After getting my home office fully set up I found that I had a very niche and first world problem: When I share my screen or even a window from my ultrawide monitor during a zoom meeting, the image is too small for people on normal sized screens to see. I decided to make a button that would resize my last used window to the fullscreen size of my macbook pro. This way I could easily setup a window for screen sharing without needing to disconnect the macbook just for a meeting.

Setup #

First we need to get information about the open windows. Luckily there is a way to filter this operation to almost exactly what we need.

Find "All Windows" {
Sort by: "Window Index"
Order: "Smallest First"
Limit: True
Get "1" Window
}

// This will return an array stored in the variable *Windows*

This will return the window with the highest scoring window index. This is helpful because that should be the exact window we need.

Theoretically, you could get more than 1 window for testing or debugging, so to make sure the script handles that gracefully, I like to return the first item as a seperate variable. We'll use this variable as the target for resizing later.

Get "First Item" from *Windows*

Set variable "Window" to *Item from List*

Resizing the window #

Once we have the single Window to use as a target, we can resize it using the "Resize Window" action.

Resize *Window* to "Dimensions" "1792 x 1120"

There is one bug with this however. If the active window is too lose to either the bottom or right edges of the screen, it will not be resized properly. To fix this, we'll also move the window into the top left corner of the screen.

Move *Window* to "TopLeft"

Resize *Window* to "Dimensions" "1792" x "1120"

The part that causes problems #

The only major problem with this shortcut is with how the window index system works. In some cases certain indicators, tooltips, widgets, and other UI extensions will have a higher index value by mistake. These are not often the desired targets and if they can't be resized it may cause an error.

To get around this, I've created an if statement to detect likely problem windows by testing their width. Most small ui widgets or overlays are less than 100 wide. Inside this if statement, I set up some warning text and display an alert.

Set variable "Window" to *Item from List*

...

If "*Window.width*" "is less than" "100" {
Text {
WARNING
The selected window has a width smaller than 100. This likely means it is not the intended target of this function.
---
"Index" : *Window.Window Index*
"Title" : *Window.Title*
"App Name" : *Window.App Name*
"Width" : *Window.Width*
---
}
Set variable "Warning Message" to *Text*
Show Alert *Warning Message*
End If }

...

Move *Window* to "Top Left"
Resize *Window* to "Dimensions" "1792" x "1120"

This way we can get some timely debugging info and a more useful error message than a vague "An error has accured" message when the shortcut fails.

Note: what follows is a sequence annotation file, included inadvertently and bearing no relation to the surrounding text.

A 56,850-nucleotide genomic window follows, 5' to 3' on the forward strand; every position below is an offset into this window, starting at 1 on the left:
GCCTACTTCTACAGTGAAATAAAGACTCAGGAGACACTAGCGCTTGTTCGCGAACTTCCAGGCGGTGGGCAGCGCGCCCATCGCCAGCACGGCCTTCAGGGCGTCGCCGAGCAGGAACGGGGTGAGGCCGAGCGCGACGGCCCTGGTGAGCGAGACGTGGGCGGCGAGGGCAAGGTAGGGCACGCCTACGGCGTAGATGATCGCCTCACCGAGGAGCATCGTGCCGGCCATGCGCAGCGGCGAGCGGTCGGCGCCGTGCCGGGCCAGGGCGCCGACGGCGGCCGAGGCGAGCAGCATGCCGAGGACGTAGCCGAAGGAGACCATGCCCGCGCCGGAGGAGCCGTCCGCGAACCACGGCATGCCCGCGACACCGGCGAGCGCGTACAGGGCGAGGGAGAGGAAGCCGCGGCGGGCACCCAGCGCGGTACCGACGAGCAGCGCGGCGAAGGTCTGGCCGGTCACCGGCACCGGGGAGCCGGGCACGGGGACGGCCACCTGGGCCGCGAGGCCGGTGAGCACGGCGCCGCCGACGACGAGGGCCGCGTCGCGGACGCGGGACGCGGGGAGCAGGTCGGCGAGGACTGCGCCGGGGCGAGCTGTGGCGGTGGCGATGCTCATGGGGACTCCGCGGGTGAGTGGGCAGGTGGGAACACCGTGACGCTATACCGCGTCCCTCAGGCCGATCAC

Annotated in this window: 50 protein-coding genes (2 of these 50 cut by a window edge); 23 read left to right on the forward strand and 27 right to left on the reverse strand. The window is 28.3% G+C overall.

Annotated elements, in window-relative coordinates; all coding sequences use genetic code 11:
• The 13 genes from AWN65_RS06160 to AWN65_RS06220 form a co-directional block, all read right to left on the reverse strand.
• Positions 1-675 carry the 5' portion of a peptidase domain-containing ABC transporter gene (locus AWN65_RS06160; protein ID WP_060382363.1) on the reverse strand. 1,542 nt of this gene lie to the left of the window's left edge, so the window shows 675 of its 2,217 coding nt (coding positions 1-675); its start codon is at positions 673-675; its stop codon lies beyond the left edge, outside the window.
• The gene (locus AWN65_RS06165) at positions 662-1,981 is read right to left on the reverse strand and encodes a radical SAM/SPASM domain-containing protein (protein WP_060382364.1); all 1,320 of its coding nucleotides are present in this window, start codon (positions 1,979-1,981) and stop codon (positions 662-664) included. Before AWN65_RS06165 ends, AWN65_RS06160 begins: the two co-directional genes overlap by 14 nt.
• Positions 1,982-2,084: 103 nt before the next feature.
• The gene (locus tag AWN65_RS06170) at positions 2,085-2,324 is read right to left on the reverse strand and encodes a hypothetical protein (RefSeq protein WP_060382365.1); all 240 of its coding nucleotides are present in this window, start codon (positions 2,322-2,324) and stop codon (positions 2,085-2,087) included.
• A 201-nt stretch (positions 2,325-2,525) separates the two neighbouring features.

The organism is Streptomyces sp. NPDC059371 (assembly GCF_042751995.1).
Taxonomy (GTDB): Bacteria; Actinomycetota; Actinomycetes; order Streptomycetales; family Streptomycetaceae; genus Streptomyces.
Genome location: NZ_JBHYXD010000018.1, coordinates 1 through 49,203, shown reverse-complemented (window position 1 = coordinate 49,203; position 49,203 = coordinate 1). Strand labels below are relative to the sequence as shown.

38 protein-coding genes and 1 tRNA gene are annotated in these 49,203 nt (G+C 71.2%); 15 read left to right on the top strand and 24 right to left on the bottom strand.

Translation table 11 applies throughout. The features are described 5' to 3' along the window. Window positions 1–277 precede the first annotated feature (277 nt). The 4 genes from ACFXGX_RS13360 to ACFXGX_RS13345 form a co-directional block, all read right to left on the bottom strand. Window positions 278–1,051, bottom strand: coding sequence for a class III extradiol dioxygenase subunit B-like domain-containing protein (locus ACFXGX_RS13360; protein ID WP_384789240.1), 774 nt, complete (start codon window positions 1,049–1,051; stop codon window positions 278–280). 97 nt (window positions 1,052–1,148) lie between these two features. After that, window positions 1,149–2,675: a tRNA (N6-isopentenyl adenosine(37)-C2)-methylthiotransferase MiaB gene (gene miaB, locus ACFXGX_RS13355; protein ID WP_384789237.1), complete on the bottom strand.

To fix this, you need to add a "Filter" to the Find Windows action. The filter should look something like this:

Find "All Windows" where
"All" of the following are true
"App Name" "is not" "STRING"

The STRING used after the is not in the filter must match the exact spelling, capitalization, and punctuation of the "App Name" responsible for window you want to exclude from the search.

Improving debugging #

One of the helpful things about adding some debugging options is that it gives you a much easier and complete view of the window data you're working with. When working with multiple windows from the find action, it can be helpful to display an array of each object in the list. Let's work on building this output first.

Repeat with each item in *Windows*
Text {
---
"Index" : "Repeat Item > Window Index"
"Title" : "Repeat Item > Repeat Item"
"App Name" : "Repeat Item > App Name"
"Width" : "Repeat Item > Width"
}
Add *Text* to *Window Array*
End Repeat

Text {
---
}
Add *Text* to *Window Array*

This will provide an easy to read list of every window found.

Next I make a debug info variable that we can use in the output action, which acts like a console.

Text {
DEBUG INFO

TARGET
---
"Index" : *Window.Window Index*
"Title" : *Window.Title*
"App Name" : *Window.App Name*
"Width": *Window.Width*
---

ALL WINDOWS
*Window Array*
}
Set variable "Debug Info" to *Text*

Then we can display the debug info at any step in the Shortcut.

Stop and output *Debug Info*
If there's nowhere to output: "Do Nothing"

Wrapping it up #

This is a pretty cool exploration of a practical use of Shortcuts, and to test their ability. Its a great way to learn more about how MacOS works too. There is also a really cool "set up" option to ask for user inputs the first time the shortcut in ran on the machine, which would be really useful for configuration. For example, you might want to customize the resize dimensions on installation.

I'm interested to see if there's a lot of examples of people using Shortcuts for genuinely useful or complex tasks. Most of the options I've looked through seemed like very shallow app specific actions.

You can download this shortcut and use as-is, or expand on to fit your needs.